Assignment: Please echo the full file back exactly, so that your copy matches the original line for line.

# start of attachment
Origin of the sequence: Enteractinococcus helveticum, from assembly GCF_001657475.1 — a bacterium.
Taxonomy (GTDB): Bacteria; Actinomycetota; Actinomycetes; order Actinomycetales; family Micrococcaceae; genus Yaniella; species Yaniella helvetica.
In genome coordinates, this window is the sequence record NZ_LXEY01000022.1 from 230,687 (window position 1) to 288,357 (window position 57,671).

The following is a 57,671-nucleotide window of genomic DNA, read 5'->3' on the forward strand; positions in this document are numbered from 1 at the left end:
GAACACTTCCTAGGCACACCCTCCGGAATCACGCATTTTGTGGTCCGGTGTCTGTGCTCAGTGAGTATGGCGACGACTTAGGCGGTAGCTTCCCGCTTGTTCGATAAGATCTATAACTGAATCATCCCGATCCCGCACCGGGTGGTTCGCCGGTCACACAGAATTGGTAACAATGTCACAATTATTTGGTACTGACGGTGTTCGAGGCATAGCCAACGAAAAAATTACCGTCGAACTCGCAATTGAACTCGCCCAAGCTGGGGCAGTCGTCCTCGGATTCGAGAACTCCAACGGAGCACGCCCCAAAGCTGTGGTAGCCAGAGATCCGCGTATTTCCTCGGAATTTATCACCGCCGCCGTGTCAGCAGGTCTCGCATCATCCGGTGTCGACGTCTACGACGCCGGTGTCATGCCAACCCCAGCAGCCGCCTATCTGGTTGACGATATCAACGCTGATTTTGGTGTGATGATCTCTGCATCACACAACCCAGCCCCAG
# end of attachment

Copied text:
Origin of the sequence: Enteractinococcus helveticum, from assembly GCF_001657475.1 — a bacterium.
Taxonomy (GTDB): Bacteria; Actinomycetota; Actinomycetes; order Actinomycetales; family Micrococcaceae; genus Yaniella; species Yaniella helvetica.
In genome coordinates, this window is the sequence record NZ_LXEY01000022.1 from 230,687 (window position 1) to 288,357 (window position 57,671).

The following is a 57,671-nucleotide window of genomic DNA, read 5'->3' on the forward strand; positions in this document are numbered from 1 at the left end:
GAACACTTCCTAGGCACACCCTCCGGAATCACGCATTTTGTGGTCCGGTGTCTGTGCTCAGTGAGTATGGCGACGACTTAGGCGGTAGCTTCCCGCTTGTTCGATAAGATCTATAACTGAATCATCCCGATCCCGCACCGGGTGGTTCGCCGGTCACACAGAATTGGTAACAATGTCACAATTATTTGGTACTGACGGTGTTCGAGGCATAGCCAACGAAAAAATTACCGTCGAACTCGCAATTGAACTCGCCCAAGCTGGGGCAGTCGTCCTCGGATTCGAGAACTCCAACGGAGCACGCCCCAAAGCTGTGGTAGCCAGAGATCCGCGTATTTCCTCGGAATTTATCACCGCCGCCGTGTCAGCAGGTCTCGCATCATCCGGTGTCGACGTCTACGACGCCGGTGTCATGCCAACCCCAGCAGCCGCCTATCTGGTTGACGATATCAACGCTGATTTTGGTGTGATGATCTCTGCATCACACAACCCAGCCCCAG